BY ANDREW MUZAMHINDO
It has a chiseled jaw and is adorned with red leather. That alone makes an impression.
Colin Chapman, founder of Lotus and revolutionary car design engineer once said adding power makes you faster on the straights. Subtracting weight makes you faster everywhere. This theory, as well as the one of “simplify, then add lightness”, became the mantra of the performance-hungry designers everywhere. The best way to make a vehicle perform is to make it as light and as simple as possible. The man was onto something; race and performance car designers still believe in this philosophy today.
Performance SUVs scoff at this ideology though, seemingly hell-bent on making a gargantuan, two-tonne-plus behemoth go like stink, stop on a dime and corner like it’s on rails. This is fueled by the public’s conflicting desire to be able to change their mind at a whim. They want a spacious, comfortable and luxurious ride one minute, and a road-storming supercar the next.
Even in the luxurious world of Lexus, there is a demand for performance. Forget about the likes of the dedicated LFA supercar, I am talking about throughout most of their range. Lexus gives the F-Sport badge to their tweaked and tuned offerings and the latest model to get touched by the wand of the Takumi is the mid-size RX SUV.
The Lexus RX range received a mid-lifecycle update that saw several changes to the exterior and the tech. It also saw the introduction of the F-Sport model.
Where the RX 350 EX and RX 450h SE received a new grille with 3D-style L-elements, the F-Sport gets a sportier, crosshatch grille treatment but it still gets their new headlights with Adaptive High-beam System and Bladescan technology that provides unrivalled LED lighting control. The grille does away with the chrome trimming around the spindle and the side air dams are enlarged, creating a more purposeful visage. This works well when combined with the White Nova paintwork, creating a striking contrast.
The F-Sport gets two bespoke colours, the aforementioned White Nova, as well as Heat Blue Contrast. Buyers can also choose from Sonic Titanium, White Quartz, Graphite Black, Morello Red, Amber, Opulent Blue and Black.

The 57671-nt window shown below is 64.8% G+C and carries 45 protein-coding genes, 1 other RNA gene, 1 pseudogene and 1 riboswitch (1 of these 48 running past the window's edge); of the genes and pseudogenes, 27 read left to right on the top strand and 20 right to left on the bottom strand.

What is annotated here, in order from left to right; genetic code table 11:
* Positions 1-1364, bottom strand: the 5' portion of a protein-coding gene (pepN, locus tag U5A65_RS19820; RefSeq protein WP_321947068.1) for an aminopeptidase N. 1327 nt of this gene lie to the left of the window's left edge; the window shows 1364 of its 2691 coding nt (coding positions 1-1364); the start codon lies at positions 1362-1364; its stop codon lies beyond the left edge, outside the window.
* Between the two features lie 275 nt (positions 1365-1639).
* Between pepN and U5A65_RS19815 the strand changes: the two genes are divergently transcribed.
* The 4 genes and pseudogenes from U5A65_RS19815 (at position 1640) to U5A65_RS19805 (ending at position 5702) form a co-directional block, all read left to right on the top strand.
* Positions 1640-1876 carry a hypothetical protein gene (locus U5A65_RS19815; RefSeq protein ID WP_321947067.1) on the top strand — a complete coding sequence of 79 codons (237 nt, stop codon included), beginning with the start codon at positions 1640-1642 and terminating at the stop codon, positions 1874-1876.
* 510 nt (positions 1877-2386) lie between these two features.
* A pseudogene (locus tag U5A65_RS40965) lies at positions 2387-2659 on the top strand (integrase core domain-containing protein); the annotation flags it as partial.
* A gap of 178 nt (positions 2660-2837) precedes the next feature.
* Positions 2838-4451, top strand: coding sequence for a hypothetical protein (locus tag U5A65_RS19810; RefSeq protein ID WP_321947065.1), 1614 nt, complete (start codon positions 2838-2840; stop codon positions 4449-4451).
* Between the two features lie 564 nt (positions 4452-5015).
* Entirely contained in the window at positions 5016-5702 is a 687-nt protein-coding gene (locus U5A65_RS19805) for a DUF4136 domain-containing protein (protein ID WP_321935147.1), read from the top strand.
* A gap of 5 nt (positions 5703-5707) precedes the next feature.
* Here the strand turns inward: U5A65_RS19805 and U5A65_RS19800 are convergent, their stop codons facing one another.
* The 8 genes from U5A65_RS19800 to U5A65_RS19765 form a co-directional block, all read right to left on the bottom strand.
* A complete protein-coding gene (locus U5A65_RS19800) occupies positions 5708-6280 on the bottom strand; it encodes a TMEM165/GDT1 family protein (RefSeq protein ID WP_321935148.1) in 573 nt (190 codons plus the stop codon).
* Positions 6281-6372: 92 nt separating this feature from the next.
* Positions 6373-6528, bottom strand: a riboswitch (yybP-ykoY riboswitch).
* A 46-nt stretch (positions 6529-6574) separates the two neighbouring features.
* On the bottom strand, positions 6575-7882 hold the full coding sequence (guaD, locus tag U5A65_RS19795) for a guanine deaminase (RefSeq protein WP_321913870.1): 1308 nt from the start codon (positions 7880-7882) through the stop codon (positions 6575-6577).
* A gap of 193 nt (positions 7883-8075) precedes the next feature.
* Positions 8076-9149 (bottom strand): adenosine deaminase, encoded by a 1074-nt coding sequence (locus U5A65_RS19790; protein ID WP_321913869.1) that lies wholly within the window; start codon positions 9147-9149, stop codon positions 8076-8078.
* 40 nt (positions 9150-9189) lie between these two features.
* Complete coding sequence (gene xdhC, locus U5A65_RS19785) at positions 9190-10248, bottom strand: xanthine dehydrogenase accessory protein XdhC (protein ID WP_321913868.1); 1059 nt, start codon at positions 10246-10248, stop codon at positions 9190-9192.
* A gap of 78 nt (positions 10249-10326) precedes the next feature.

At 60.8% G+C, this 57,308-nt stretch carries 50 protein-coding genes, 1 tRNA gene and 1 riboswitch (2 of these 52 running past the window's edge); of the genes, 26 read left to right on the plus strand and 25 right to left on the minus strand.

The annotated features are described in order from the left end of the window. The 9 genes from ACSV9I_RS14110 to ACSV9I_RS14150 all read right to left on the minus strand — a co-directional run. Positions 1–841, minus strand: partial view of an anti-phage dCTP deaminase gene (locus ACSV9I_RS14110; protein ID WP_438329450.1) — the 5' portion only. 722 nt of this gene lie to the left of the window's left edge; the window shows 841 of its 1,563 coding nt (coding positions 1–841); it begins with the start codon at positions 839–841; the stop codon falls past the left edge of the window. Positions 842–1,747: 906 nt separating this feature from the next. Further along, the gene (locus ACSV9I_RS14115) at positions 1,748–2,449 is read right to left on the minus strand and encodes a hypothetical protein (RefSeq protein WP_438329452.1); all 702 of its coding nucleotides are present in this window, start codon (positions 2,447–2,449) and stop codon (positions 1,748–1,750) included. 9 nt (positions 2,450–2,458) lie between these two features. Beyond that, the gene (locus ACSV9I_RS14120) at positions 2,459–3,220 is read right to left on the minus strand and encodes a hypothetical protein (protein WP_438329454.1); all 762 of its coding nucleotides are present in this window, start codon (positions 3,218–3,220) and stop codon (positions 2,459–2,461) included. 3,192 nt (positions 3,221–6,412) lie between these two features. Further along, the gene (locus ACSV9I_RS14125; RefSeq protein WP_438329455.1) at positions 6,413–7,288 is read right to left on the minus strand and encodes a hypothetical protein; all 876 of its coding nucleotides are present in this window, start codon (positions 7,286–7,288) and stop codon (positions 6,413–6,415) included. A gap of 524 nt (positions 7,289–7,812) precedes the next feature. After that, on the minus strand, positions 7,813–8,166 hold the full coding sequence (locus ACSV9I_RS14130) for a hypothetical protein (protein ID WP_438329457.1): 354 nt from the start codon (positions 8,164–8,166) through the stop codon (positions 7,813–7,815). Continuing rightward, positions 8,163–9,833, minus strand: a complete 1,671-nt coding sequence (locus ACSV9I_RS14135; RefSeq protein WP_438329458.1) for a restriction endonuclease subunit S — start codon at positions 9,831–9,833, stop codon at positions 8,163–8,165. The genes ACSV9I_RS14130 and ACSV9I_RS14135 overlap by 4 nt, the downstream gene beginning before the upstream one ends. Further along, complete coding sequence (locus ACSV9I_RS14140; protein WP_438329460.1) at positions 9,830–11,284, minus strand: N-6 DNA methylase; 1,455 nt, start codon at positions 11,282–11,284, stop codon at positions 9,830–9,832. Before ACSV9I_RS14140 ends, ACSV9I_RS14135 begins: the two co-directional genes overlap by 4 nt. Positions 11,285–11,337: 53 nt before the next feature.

A set of 20-inch wheels adorn the corners of the RX 350 F-Sport, their multi-spoke design and graphite grey finish adding a sporty element to the side profile. At the rear, the F-Sport gets the same new LED taillights with L-motif design, but the lower section of the redesigned bumper features two trapezoidal exhaust tips, finished in chrome and split by a faux diffuser. All of the elements are arranged along a horizontal plane, this helps give the impression of width and stability.
Wide it is though; the RX is not a small vehicle, but despite that, it’s exceedingly easy to drive. The driver assistance systems such as lane tracking and adaptive cruise control make traffic and the open road a breeze.
Forward visibility is good but rearward visibility lacks a little due to the broad C-pillars, inherent of the coupe-like styling. For reversing manoeuvres it is best to use a combination of the rearview mirrors and reverse camera to negotiate your path.
Even in F-Sport guise, the RX has a compliant and forgiving ride; one reality forgets that there are large 20-inch wheels and low-profile tyres.
When it comes down to the sporty handling prowess that consumers demand, the RX 350 F-Sport manages to deliver in a muted, sophisticated manner. There is little in the way of theatrics and it won’t be setting a lap record any time soon, but the additional chassis bracing and adaptive variable suspension allows for spirited driving to be rewarded.